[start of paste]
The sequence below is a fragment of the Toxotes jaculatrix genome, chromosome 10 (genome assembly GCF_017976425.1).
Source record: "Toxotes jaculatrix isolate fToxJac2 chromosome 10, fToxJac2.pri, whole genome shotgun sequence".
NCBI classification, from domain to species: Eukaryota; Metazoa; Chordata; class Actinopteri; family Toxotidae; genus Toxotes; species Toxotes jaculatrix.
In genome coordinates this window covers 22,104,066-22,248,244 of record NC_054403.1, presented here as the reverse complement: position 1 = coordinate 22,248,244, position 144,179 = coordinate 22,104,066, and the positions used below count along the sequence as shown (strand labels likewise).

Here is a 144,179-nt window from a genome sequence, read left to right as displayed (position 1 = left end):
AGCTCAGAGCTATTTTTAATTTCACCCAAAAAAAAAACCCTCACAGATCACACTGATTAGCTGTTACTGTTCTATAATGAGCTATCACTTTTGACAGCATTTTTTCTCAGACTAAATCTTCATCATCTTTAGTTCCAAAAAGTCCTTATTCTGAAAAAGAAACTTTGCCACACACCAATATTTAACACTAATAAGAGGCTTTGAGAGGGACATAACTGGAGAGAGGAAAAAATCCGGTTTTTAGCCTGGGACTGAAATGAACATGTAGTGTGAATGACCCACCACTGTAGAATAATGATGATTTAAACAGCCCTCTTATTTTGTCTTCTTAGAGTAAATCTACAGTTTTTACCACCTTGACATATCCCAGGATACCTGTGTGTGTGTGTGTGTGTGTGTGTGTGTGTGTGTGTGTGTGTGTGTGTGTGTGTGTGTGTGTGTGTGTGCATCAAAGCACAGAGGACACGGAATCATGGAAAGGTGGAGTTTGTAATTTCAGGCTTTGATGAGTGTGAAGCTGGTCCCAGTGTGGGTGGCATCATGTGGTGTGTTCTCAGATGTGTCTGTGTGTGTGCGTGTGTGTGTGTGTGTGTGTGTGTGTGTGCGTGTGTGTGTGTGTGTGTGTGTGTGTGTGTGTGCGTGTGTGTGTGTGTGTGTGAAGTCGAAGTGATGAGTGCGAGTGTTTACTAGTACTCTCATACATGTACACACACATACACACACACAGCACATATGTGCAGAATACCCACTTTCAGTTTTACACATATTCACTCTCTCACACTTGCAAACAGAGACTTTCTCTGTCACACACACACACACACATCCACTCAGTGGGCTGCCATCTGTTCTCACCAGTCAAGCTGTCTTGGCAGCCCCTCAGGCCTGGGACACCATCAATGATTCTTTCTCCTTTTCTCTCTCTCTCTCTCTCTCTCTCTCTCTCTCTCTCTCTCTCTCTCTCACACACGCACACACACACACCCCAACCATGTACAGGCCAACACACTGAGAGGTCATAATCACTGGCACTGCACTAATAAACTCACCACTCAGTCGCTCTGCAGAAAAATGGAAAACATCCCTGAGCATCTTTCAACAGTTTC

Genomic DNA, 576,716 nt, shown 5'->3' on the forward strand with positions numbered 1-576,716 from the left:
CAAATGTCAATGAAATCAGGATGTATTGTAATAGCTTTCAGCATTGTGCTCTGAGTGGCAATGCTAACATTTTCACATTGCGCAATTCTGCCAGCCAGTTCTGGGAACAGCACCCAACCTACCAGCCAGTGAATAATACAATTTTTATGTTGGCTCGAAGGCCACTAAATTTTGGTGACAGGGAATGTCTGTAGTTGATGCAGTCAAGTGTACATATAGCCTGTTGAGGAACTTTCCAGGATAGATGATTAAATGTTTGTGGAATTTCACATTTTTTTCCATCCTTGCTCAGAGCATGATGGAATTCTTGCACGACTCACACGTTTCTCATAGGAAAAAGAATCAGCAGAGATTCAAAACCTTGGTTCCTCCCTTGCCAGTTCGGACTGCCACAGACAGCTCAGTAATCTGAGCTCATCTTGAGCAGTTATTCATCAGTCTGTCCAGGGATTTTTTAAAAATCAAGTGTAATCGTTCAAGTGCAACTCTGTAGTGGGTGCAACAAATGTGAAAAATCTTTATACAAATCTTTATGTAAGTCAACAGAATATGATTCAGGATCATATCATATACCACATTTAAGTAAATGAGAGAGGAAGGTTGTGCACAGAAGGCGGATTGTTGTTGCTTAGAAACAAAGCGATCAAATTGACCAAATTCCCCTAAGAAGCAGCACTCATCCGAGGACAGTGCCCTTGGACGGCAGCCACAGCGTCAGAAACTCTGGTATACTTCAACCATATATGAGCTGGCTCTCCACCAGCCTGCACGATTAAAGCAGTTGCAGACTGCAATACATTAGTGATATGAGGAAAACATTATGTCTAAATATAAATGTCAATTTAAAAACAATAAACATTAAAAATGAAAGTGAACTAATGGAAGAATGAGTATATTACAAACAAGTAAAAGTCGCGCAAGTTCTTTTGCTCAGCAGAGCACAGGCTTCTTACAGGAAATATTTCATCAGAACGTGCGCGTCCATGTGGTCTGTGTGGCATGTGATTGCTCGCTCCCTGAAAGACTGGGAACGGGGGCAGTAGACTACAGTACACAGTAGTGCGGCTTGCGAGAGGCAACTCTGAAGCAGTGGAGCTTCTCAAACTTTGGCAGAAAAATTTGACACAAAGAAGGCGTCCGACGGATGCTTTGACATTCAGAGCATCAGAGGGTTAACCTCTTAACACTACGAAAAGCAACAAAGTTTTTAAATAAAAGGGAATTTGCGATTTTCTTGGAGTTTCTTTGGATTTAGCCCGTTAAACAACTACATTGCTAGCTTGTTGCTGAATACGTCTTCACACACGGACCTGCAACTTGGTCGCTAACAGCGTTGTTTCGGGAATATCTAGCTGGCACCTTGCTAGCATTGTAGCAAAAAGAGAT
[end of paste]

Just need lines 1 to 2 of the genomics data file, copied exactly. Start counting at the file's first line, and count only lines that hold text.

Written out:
The sequence below is a fragment of the Toxotes jaculatrix genome, chromosome 10 (genome assembly GCF_017976425.1).
Source record: "Toxotes jaculatrix isolate fToxJac2 chromosome 10, fToxJac2.pri, whole genome shotgun sequence".